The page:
Confreria of the Cape

We rode into Almeida late last Sunday afternoon. The Confreria of Flavours were waiting for us with the steely eyes of conquistadors and the majesty of proud descendants of the Marquis of Pombal or at least a retainer. In their red velvet robes decorated with enamel broaches and awards, this brotherhood of flavours had come to show us the olive oils, roasted almonds, cherries, Serra da Estrella cheese and wines of the district.

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Why does SA food and wine not do brotherhoods? Sure there is the Commanderie de Bordeaux founded two years ago at La Motte and the Chaîne des Rôtisseurs which has been around for half a century, but these are very much French institutions.

The greatest whisky marketer of them all, James Espey, who was blinged with an OBE at the recent birthday honours list of Brenda, has had many a career highlight. The brightest of which was the invention of Keepers of the Quaich, a medieval brotherhood of whisky, founded in 1988. He got the idea from the Confrérie des Chevaliers du Tastevin, a club for Burgundy lovers, and he thought what Scotch needed was a dash of exclusivity and a celebration of tradition. Today billionaires queue up to become Keepers and the Quaich has played no small part in making whisky the world’s most aspirational dram.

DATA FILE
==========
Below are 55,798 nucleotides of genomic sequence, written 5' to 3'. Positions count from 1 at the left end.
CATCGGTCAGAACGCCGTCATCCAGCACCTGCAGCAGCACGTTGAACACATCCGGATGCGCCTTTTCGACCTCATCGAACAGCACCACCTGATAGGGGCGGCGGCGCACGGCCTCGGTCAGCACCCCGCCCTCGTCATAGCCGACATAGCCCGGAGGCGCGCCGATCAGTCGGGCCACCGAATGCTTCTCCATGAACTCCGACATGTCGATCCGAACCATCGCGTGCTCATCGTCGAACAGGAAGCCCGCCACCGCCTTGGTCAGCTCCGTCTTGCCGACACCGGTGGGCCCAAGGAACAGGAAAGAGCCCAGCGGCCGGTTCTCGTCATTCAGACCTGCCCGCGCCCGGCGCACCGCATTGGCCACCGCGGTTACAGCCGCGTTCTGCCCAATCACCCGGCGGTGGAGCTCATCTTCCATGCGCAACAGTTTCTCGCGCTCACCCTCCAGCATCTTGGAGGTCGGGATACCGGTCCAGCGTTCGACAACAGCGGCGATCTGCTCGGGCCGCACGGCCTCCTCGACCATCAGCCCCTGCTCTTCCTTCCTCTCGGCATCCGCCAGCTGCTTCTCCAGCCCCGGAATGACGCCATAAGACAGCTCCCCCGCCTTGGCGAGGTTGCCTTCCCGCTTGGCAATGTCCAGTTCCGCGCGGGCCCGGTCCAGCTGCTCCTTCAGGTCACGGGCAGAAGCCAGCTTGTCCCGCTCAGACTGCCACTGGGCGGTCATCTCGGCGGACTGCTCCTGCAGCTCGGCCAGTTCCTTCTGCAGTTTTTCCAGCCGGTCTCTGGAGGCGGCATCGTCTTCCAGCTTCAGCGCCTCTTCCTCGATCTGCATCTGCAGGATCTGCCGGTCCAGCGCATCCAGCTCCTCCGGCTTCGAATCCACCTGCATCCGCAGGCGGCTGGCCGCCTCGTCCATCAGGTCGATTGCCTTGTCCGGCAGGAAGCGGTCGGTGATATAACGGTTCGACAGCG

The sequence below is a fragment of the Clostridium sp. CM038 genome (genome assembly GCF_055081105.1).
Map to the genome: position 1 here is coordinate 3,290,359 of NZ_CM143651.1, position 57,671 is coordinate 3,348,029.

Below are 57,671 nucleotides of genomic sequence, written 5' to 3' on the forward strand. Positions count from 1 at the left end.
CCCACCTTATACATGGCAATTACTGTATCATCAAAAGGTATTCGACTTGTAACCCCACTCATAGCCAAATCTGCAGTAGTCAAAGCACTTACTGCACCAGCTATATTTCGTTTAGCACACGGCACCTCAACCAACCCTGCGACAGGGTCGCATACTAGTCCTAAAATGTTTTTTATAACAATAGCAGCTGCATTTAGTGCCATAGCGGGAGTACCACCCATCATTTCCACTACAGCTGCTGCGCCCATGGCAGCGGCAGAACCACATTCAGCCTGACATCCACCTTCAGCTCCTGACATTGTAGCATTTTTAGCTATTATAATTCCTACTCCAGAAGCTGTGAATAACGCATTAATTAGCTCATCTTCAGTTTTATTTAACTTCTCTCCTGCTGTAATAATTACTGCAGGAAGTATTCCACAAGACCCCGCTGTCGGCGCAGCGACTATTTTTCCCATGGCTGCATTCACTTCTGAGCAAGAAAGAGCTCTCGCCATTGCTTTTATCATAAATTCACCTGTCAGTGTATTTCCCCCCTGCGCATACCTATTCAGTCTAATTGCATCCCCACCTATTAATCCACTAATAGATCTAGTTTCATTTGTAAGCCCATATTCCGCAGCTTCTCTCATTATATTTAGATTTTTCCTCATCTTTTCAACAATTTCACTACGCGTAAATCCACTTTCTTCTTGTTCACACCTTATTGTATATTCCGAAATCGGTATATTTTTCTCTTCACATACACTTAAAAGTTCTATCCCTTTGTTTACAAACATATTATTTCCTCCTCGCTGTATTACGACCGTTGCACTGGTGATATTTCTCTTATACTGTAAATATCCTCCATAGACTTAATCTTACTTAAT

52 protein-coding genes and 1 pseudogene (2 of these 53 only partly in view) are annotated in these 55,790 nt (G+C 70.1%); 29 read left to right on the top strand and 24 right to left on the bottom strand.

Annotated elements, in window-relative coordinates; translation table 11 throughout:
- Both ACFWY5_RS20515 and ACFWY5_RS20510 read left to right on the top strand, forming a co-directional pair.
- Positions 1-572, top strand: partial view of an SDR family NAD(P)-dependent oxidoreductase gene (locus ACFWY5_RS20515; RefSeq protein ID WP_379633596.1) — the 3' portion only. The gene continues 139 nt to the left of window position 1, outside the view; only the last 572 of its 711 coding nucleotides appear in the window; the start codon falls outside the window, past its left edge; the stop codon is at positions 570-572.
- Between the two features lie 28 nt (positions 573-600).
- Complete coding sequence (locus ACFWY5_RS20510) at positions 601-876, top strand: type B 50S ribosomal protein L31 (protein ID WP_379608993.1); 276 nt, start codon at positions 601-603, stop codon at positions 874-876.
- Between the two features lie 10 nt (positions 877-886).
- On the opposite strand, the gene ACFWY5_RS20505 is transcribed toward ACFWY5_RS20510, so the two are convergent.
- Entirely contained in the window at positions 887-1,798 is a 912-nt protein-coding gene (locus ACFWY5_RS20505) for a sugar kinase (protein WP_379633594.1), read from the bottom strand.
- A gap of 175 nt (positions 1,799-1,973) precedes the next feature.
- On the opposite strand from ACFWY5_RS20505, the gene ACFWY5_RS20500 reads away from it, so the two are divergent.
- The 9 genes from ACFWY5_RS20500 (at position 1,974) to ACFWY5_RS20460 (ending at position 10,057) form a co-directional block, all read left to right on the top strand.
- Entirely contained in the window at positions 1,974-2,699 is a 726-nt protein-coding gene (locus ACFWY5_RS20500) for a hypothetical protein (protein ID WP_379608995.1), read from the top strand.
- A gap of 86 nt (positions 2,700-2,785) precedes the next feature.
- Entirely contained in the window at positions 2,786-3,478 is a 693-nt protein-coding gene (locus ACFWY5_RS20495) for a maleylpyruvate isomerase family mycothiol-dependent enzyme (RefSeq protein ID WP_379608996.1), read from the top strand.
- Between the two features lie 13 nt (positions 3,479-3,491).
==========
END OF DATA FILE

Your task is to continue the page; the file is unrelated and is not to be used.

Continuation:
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We’re trying to do the same thing with the Brandy Brotherhood but the coast is clear for a Confreria of Chenin, a Commanderie of Chardonnay and a Shiraz Society. All that’s missing is a marketing spark and the address of a seamstress who can whip up some robes from curtaining. The doyenne of Cape wine retail, Caroline Rillema, has the contact.